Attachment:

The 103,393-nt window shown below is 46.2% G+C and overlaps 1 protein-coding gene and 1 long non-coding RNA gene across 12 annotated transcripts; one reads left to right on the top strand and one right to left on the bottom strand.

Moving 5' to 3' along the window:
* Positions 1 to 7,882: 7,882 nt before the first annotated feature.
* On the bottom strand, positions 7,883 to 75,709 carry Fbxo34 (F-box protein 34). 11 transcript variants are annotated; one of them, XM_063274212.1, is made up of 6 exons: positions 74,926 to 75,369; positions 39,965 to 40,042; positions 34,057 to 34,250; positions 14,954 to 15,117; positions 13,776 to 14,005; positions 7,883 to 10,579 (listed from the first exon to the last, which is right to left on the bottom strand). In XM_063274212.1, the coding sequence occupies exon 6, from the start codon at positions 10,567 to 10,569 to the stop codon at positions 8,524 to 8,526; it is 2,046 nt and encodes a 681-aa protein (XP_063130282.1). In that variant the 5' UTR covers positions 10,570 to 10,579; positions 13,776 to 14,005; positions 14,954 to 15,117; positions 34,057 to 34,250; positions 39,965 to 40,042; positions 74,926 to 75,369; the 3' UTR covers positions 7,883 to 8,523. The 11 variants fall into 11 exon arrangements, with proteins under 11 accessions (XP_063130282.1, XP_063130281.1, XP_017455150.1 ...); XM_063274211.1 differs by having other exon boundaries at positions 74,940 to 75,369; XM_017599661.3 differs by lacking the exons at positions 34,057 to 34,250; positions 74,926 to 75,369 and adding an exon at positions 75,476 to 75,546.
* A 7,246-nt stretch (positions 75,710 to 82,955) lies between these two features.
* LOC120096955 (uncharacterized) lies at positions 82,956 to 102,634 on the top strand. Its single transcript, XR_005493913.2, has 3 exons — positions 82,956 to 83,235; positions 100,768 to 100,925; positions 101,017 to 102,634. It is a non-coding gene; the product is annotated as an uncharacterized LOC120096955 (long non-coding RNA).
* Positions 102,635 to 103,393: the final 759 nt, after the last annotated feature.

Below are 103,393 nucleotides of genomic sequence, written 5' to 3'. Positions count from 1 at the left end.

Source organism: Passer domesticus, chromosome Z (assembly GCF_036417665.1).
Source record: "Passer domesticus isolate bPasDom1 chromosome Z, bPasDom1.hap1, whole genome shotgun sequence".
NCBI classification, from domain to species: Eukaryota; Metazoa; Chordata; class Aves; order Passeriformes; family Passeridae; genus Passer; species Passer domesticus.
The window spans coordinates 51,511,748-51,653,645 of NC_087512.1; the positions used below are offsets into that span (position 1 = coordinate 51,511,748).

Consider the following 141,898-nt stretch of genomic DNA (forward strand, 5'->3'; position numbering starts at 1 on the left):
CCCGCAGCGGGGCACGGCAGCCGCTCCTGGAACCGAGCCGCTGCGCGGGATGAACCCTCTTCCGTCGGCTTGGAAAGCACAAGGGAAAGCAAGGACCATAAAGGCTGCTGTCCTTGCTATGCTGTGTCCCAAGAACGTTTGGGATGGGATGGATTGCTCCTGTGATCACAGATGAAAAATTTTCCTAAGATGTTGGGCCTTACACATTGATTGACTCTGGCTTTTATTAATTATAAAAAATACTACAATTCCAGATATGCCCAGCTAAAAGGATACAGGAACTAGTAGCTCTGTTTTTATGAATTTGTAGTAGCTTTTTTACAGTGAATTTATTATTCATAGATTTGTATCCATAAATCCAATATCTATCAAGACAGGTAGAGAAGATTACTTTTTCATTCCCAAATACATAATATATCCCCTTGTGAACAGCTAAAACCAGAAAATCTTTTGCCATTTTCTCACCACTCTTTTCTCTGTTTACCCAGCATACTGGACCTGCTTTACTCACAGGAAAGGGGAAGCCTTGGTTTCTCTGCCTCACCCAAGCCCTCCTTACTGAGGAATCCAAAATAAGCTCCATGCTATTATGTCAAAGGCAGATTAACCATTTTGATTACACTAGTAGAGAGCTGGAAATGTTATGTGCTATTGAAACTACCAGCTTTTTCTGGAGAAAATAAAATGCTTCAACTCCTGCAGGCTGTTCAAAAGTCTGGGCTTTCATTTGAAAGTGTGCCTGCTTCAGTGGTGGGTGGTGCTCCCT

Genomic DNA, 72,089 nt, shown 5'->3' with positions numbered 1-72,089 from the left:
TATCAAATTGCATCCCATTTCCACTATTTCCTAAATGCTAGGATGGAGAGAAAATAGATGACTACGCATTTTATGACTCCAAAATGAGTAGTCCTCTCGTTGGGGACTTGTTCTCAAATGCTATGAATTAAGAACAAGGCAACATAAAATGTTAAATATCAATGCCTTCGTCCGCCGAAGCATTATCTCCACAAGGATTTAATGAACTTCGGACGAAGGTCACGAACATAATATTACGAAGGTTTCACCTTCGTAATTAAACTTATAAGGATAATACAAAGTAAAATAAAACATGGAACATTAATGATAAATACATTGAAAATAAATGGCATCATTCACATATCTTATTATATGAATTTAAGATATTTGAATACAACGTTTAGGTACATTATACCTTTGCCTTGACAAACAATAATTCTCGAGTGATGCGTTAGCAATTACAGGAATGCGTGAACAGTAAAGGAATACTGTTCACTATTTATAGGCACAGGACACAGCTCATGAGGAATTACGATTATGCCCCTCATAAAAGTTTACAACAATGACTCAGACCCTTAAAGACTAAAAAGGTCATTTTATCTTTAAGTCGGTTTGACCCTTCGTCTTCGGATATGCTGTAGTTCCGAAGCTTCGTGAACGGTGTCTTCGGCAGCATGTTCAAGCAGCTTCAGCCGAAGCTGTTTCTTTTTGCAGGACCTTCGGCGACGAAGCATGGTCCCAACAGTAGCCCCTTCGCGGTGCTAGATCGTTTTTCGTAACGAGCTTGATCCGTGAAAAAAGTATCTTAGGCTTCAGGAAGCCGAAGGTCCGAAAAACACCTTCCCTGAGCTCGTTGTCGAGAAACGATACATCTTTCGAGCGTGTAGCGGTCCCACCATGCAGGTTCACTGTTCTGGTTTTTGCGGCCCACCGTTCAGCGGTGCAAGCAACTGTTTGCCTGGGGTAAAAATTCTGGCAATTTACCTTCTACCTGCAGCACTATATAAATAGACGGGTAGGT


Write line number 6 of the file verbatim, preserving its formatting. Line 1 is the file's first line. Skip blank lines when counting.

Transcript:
* LOC120096955 (uncharacterized) lies at positions 82,956 to 102,634 on the top strand. Its single transcript, XR_005493913.2, has 3 exons — positions 82,956 to 83,235; positions 100,768 to 100,925; positions 101,017 to 102,634. It is a non-coding gene; the product is annotated as an uncharacterized LOC120096955 (long non-coding RNA).